Chris Kelly’s excellent documentary examines the widening rift in a country beleaguered by a corrupt, apparently “democratic,” government. The residents of Boeung Kak used to live bordering a pristine lake which aided their day-to-day lives: giving their children a place to play and allowing the Buddhist monks a place for contemplation. Now, that lake is no more than a puddle. It’d be one thing if it was just the lake, but the lake is the beginning of a nightmare for some 300,000 residents of the area. Control of the land that is rightfully theirs has been wrested from them and given to corporate interests, and citizens are facing instantaneous evictions as they witness their cherished homes be bulldozed right in front of them.
The documentary follows three activists: two mothers, Toul Srey Pov and Tep Vanny, and a Buddhist monk that is also a video activist, Luon Sovath. Sovath is a true documentarian in the sense of the word – putting himself in danger to record accurate footage in order to send to the UN and other human rights organizations/press that might be able to do something. A challenge is that the World Bank is currently donating money to the Cambodian government, but that money is not helping the citizens that need it most. The activists, gathering the support of the community, convinces the World Bank to stop funding the corrupt dealings of the Cambodian government in order to incentivize the President, Nun Sen, to clean up his mess. This only works for a time, however, since there are “turncoats” within the ranks of the activists that create divisions within the community, which then escalate to bloody, fatal riots, that are all documented on film – this film.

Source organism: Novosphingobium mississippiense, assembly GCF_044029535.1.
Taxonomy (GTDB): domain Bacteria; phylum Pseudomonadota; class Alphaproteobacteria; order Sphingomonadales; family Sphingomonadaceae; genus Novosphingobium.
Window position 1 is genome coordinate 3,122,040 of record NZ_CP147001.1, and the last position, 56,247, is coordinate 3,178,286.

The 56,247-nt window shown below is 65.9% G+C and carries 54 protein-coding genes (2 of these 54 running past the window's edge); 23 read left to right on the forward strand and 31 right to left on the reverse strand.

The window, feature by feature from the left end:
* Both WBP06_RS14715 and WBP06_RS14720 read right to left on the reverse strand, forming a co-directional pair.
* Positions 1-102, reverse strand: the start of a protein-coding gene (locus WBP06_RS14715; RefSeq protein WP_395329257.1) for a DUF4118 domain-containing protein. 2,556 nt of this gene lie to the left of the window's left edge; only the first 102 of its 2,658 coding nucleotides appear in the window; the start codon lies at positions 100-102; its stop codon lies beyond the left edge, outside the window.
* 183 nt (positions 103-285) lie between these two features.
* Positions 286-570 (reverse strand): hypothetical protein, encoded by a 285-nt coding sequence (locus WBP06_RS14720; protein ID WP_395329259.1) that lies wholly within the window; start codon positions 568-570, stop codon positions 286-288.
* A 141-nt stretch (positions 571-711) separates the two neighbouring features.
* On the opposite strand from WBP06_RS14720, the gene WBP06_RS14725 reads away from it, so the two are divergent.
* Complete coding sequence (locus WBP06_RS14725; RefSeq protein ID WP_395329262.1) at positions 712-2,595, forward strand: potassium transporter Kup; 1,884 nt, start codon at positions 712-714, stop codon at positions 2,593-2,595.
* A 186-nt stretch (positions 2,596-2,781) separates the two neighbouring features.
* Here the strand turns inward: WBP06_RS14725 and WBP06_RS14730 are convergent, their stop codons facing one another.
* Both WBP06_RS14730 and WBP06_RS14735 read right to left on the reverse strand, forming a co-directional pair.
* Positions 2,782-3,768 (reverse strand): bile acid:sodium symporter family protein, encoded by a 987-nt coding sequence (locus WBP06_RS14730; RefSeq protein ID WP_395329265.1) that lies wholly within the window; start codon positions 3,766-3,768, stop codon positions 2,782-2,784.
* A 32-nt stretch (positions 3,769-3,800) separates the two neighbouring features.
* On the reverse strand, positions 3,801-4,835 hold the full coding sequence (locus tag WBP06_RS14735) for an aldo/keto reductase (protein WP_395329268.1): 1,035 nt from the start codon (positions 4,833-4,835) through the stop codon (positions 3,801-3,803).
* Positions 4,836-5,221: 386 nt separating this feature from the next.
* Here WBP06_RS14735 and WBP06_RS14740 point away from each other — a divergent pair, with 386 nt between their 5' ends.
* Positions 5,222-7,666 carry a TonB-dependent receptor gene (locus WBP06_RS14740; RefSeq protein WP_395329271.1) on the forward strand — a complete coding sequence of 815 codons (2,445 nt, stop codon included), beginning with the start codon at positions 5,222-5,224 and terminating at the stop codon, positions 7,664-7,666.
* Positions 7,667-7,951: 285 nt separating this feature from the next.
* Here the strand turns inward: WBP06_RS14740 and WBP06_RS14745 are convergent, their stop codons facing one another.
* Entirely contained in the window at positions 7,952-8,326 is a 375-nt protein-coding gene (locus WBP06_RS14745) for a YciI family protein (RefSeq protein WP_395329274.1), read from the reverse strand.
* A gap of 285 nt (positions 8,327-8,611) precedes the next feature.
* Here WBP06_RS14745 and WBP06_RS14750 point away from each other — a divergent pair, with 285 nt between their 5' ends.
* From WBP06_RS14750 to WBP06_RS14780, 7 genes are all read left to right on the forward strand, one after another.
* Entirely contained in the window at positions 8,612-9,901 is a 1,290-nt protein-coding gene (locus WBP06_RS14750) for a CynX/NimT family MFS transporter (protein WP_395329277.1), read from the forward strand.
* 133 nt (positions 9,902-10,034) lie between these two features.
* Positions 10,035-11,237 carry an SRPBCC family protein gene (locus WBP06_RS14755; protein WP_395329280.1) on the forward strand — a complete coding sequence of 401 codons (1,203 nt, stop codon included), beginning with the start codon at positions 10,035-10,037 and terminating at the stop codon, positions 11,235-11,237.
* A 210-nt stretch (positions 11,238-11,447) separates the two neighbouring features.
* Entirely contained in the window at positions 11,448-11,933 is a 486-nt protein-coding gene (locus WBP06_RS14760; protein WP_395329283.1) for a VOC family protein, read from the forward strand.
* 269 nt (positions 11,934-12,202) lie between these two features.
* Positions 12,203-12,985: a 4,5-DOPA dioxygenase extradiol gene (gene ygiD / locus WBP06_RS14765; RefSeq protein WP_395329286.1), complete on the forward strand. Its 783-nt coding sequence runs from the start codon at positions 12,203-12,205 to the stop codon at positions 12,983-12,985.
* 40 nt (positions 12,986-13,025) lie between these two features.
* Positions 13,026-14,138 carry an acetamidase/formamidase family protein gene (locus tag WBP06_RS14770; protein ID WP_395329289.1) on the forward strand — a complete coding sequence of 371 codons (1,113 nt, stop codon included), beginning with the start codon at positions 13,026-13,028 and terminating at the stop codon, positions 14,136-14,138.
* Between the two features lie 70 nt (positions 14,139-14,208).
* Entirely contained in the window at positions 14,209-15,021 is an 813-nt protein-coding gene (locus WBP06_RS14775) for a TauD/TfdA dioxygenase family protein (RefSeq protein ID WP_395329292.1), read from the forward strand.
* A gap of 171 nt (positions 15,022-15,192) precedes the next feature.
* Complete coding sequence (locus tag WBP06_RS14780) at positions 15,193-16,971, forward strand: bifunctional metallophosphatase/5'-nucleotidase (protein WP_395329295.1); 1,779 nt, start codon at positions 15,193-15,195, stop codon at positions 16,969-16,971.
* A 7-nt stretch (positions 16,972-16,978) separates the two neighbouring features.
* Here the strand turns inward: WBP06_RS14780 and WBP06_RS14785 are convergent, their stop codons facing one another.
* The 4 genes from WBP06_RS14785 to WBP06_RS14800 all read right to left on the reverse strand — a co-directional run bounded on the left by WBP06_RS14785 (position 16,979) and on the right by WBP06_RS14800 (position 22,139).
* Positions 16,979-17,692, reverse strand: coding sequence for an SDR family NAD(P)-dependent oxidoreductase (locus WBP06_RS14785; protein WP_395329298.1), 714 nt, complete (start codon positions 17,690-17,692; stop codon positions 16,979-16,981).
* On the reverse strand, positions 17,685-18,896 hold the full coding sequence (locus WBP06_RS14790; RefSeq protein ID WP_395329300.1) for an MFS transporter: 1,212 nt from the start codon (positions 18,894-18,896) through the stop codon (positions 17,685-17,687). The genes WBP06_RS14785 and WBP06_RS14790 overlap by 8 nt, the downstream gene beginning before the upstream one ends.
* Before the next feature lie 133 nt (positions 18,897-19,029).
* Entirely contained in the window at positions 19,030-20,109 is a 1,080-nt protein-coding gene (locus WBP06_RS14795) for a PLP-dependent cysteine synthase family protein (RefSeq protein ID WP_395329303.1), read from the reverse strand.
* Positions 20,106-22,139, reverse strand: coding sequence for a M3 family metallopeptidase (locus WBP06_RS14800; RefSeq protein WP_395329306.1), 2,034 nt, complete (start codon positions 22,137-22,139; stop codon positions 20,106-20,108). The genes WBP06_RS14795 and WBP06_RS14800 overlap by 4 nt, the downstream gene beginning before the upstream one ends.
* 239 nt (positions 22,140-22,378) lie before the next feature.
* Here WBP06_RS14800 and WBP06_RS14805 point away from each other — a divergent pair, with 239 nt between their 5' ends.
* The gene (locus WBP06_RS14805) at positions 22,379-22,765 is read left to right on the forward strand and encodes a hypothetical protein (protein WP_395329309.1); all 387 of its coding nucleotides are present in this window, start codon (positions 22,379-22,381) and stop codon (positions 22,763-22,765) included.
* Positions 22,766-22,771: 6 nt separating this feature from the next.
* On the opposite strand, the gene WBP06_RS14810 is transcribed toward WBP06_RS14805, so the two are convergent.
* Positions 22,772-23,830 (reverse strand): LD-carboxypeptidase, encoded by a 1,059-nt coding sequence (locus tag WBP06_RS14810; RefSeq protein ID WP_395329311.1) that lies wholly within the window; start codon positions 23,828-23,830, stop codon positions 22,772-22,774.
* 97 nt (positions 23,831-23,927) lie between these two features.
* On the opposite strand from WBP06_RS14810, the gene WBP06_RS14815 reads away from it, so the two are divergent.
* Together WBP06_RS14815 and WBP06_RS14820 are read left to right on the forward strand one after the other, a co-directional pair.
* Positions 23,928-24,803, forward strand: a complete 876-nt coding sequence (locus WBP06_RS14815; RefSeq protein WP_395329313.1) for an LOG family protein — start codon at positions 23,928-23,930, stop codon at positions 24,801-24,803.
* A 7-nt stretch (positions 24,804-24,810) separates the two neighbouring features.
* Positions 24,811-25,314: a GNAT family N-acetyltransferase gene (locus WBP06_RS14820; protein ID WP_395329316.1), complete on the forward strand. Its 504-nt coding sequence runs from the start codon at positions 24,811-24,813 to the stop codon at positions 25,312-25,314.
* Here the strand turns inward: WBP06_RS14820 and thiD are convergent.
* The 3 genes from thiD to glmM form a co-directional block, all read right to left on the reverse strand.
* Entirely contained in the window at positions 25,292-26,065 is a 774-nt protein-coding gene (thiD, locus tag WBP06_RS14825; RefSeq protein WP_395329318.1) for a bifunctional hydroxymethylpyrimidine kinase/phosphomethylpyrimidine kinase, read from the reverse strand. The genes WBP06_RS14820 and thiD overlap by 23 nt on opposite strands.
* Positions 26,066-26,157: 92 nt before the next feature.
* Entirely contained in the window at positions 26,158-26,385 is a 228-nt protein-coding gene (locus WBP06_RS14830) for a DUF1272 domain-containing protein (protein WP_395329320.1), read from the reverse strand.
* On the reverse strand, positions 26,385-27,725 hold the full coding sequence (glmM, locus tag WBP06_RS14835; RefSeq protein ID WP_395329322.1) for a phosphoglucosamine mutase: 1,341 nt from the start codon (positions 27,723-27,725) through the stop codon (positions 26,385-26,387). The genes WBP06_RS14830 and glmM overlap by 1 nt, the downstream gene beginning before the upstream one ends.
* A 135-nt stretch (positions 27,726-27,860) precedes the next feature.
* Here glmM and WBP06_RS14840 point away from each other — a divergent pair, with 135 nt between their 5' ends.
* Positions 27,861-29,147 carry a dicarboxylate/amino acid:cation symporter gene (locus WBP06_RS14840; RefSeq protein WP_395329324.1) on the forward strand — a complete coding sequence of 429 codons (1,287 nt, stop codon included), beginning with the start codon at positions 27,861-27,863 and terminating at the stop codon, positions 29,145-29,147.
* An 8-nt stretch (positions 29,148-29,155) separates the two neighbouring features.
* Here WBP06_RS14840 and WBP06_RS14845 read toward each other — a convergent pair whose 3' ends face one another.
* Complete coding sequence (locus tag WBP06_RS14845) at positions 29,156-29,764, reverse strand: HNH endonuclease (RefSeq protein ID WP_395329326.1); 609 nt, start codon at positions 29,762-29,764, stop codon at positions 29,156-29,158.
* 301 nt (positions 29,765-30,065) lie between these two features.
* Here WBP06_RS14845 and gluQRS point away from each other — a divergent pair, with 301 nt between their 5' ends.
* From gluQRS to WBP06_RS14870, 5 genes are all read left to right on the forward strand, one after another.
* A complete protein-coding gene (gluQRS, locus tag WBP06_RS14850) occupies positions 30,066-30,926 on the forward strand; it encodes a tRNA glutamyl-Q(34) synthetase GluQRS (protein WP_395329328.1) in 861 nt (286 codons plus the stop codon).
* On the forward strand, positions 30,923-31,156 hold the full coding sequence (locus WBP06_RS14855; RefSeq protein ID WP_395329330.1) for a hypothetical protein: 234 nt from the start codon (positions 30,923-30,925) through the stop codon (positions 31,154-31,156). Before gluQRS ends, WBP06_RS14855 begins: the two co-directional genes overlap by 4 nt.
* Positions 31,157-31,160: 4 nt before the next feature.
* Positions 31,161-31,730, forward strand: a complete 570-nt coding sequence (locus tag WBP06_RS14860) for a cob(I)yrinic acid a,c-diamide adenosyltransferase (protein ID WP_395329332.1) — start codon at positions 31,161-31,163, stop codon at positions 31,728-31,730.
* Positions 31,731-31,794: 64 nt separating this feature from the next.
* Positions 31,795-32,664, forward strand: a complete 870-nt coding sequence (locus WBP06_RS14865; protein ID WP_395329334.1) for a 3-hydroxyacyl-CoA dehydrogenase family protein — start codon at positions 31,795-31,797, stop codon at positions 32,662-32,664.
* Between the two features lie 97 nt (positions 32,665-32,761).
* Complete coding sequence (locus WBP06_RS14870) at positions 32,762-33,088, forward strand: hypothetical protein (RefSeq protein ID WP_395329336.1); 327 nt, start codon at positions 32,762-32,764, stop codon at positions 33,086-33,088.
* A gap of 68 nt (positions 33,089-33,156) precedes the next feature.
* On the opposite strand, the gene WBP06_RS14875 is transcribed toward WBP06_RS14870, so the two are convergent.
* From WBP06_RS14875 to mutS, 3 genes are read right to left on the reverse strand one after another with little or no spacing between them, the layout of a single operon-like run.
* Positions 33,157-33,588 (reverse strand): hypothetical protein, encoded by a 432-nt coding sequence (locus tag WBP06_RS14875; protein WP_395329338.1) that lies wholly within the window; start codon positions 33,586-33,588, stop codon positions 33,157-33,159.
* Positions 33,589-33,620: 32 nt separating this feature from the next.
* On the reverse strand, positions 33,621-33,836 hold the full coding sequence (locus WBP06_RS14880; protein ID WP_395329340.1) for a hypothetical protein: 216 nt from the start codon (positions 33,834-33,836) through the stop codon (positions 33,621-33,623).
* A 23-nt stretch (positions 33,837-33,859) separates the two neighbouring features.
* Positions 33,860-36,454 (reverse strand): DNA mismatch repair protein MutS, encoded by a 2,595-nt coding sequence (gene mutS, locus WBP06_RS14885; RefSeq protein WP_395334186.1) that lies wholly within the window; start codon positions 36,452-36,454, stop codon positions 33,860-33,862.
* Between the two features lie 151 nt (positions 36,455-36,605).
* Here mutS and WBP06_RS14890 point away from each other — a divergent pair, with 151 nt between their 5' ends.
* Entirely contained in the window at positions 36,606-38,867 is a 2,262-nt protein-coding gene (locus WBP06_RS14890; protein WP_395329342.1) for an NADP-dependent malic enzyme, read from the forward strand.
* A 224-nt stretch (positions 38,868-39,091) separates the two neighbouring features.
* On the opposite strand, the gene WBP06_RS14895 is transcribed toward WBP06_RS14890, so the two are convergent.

The film showcases first-hand how a black and white matter (corporations vs. the little person) becomes gray when your friends and family are involved, and all are living in intense impoverished conditions. If the government can give you a little money just to help your situation and help you feed your kids, what does it matter if you choose not to protest the next day? All protesting ever achieved from 2006 to 2015 is getting a few people in and out of an infamous prison, anyway.
The film also showcases a man’s quest for spiritual enlightenment and courage. Sovath is told by his Buddhist superiors to immediately cease his support and documentation of the protests, as it is not “Buddhist” to do so. The police team up with monks to persecute him wherever he goes, and he faces the prospect of being defrocked or even assassinated since “religion belongs to the government.”
There are three heroes that feature in this film, and many more are created by those who fight for basic human decency. However, by the film’s end, some of that clarity is lost and civil war threatens to erupt. Events like these could very well happen on our shores, so it’s worth it to pay attention.
Wed, May 3 6:00 PM Scotiabank Theatre
Thu, May 4 12:30 PM Hart House Theatre
Sun, May 7 6:15 PM Toronto Centre for the Arts